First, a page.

Foreign Demand Causes Construction Material Prices to Spike

June 01, 2006 |

Construction material prices experienced a 9% growth rate during the first quarter of 2006, with international markets, especially Asia, greatly influencing price surges. The pace of inflation, however, is projected to gradually taper off to about 4% by the end of 2007.Five product areas account for most of the inflation: cement, copper, diesel fuel, industrial natural gas, and gypsum products. Cement, copper, and diesel fuel prices are largely set in international markets, but foreign trade for industrial natural gas and gypsum products is negligible and showed the least amount of inflation in early 2006. Of the five problem products, it appears that natural gas and gypsum are the most likely to have stable or declining prices later this year.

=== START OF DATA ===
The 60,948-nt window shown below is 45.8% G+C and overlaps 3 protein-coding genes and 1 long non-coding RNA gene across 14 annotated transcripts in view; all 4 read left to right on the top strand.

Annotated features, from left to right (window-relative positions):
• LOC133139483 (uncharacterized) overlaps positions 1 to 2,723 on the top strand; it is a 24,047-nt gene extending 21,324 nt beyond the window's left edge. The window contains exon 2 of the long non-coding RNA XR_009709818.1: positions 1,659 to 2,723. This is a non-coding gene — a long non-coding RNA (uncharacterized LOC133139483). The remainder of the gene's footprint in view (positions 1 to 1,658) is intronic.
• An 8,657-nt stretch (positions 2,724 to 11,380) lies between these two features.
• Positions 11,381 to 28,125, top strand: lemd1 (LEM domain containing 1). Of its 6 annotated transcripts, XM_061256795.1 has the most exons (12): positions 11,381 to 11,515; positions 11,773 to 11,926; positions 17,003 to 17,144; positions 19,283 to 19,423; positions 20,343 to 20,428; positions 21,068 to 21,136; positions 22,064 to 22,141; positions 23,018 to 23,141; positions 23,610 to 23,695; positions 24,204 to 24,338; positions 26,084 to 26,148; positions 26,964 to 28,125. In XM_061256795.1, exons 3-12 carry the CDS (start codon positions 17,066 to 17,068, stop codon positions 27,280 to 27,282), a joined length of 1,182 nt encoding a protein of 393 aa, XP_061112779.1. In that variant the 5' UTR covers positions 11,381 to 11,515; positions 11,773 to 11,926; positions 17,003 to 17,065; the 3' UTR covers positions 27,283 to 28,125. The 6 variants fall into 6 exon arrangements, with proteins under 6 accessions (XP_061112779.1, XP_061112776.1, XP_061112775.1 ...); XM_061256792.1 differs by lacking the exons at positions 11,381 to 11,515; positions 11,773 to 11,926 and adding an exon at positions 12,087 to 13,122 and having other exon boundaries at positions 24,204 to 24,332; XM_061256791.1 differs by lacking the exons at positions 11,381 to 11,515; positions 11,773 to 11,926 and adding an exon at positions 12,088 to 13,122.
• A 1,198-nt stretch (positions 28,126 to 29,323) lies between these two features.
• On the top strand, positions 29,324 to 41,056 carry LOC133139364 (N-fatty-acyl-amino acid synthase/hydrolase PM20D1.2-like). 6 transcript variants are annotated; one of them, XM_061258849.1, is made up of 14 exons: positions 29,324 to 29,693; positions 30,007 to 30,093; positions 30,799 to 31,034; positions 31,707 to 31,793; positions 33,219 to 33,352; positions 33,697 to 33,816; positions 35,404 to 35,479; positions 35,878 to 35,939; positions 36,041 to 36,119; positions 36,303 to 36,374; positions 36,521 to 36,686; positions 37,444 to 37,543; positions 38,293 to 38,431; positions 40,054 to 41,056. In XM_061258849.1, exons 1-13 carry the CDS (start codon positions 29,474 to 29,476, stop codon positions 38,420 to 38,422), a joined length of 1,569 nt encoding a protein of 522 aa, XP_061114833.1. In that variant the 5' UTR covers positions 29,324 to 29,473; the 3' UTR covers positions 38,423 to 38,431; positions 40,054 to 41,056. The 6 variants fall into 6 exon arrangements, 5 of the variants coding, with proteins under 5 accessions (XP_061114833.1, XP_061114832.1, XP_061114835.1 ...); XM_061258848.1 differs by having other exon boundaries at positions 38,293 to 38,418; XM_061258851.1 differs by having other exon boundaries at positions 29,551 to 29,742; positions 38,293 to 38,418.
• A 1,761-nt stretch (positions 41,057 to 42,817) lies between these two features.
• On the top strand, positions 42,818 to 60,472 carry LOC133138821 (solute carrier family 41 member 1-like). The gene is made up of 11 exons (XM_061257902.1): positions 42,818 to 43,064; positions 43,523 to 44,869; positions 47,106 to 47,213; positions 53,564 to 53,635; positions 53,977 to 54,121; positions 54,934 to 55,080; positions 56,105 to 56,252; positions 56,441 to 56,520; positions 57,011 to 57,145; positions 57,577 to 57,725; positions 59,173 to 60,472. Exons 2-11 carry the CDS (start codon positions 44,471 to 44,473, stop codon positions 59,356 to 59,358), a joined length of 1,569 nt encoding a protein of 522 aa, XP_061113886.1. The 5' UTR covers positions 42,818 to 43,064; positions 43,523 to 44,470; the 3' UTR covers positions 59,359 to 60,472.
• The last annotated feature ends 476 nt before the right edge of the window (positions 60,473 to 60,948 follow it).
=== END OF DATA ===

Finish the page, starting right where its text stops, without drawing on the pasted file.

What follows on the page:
The outlook for cement, copper, and diesel fuel, which experienced a surge in foreign markets in late 2005, indicates that there is little prospect for prices to stabilize or decline by the end of 2006. Prices for these three commodities rose significantly during the spring and will likely rise again during the summer.

 

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